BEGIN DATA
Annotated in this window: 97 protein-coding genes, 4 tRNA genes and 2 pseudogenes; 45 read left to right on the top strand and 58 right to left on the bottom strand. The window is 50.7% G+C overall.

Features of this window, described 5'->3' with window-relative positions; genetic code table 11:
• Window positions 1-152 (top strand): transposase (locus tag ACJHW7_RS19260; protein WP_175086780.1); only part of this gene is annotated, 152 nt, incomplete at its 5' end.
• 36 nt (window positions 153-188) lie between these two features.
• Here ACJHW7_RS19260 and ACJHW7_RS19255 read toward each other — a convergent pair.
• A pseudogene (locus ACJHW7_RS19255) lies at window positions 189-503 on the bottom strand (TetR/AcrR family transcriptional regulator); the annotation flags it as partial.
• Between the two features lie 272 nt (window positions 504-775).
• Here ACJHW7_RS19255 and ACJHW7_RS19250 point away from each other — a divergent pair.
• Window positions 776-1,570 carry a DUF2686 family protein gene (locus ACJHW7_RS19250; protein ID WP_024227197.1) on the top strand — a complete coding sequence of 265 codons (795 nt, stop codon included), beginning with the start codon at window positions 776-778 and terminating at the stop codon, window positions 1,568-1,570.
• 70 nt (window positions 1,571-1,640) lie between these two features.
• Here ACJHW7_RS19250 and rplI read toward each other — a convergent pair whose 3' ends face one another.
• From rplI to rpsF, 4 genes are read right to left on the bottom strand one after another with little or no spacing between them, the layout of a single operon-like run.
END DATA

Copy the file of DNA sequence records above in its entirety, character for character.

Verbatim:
Annotated in this window: 97 protein-coding genes, 4 tRNA genes and 2 pseudogenes; 45 read left to right on the top strand and 58 right to left on the bottom strand. The window is 50.7% G+C overall.

Features of this window, described 5'->3' with window-relative positions; genetic code table 11:
• Window positions 1-152 (top strand): transposase (locus tag ACJHW7_RS19260; protein WP_175086780.1); only part of this gene is annotated, 152 nt, incomplete at its 5' end.
• 36 nt (window positions 153-188) lie between these two features.
• Here ACJHW7_RS19260 and ACJHW7_RS19255 read toward each other — a convergent pair.
• A pseudogene (locus ACJHW7_RS19255) lies at window positions 189-503 on the bottom strand (TetR/AcrR family transcriptional regulator); the annotation flags it as partial.
• Between the two features lie 272 nt (window positions 504-775).
• Here ACJHW7_RS19255 and ACJHW7_RS19250 point away from each other — a divergent pair.
• Window positions 776-1,570 carry a DUF2686 family protein gene (locus ACJHW7_RS19250; protein ID WP_024227197.1) on the top strand — a complete coding sequence of 265 codons (795 nt, stop codon included), beginning with the start codon at window positions 776-778 and terminating at the stop codon, window positions 1,568-1,570.
• 70 nt (window positions 1,571-1,640) lie between these two features.
• Here ACJHW7_RS19250 and rplI read toward each other — a convergent pair whose 3' ends face one another.
• From rplI to rpsF, 4 genes are read right to left on the bottom strand one after another with little or no spacing between them, the layout of a single operon-like run.